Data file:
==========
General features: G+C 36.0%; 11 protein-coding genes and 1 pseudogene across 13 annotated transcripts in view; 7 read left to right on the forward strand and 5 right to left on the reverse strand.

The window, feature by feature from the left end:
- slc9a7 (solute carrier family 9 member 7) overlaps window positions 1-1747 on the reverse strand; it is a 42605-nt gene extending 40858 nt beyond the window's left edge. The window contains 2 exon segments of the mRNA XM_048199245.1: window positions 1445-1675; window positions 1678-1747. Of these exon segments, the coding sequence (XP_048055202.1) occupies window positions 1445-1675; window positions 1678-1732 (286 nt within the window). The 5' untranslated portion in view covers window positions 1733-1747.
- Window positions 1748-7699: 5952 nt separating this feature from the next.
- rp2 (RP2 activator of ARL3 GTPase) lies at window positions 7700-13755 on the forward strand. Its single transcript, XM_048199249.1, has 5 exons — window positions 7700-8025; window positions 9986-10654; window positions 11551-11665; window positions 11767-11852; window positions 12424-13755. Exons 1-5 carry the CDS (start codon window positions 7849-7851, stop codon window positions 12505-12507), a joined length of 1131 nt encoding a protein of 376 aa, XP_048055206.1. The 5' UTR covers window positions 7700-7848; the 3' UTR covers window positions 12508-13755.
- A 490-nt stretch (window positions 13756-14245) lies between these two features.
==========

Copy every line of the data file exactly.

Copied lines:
General features: G+C 36.0%; 11 protein-coding genes and 1 pseudogene across 13 annotated transcripts in view; 7 read left to right on the forward strand and 5 right to left on the reverse strand.

The window, feature by feature from the left end:
- slc9a7 (solute carrier family 9 member 7) overlaps window positions 1-1747 on the reverse strand; it is a 42605-nt gene extending 40858 nt beyond the window's left edge. The window contains 2 exon segments of the mRNA XM_048199245.1: window positions 1445-1675; window positions 1678-1747. Of these exon segments, the coding sequence (XP_048055202.1) occupies window positions 1445-1675; window positions 1678-1732 (286 nt within the window). The 5' untranslated portion in view covers window positions 1733-1747.
- Window positions 1748-7699: 5952 nt separating this feature from the next.
- rp2 (RP2 activator of ARL3 GTPase) lies at window positions 7700-13755 on the forward strand. Its single transcript, XM_048199249.1, has 5 exons — window positions 7700-8025; window positions 9986-10654; window positions 11551-11665; window positions 11767-11852; window positions 12424-13755. Exons 1-5 carry the CDS (start codon window positions 7849-7851, stop codon window positions 12505-12507), a joined length of 1131 nt encoding a protein of 376 aa, XP_048055206.1. The 5' UTR covers window positions 7700-7848; the 3' UTR covers window positions 12508-13755.
- A 490-nt stretch (window positions 13756-14245) lies between these two features.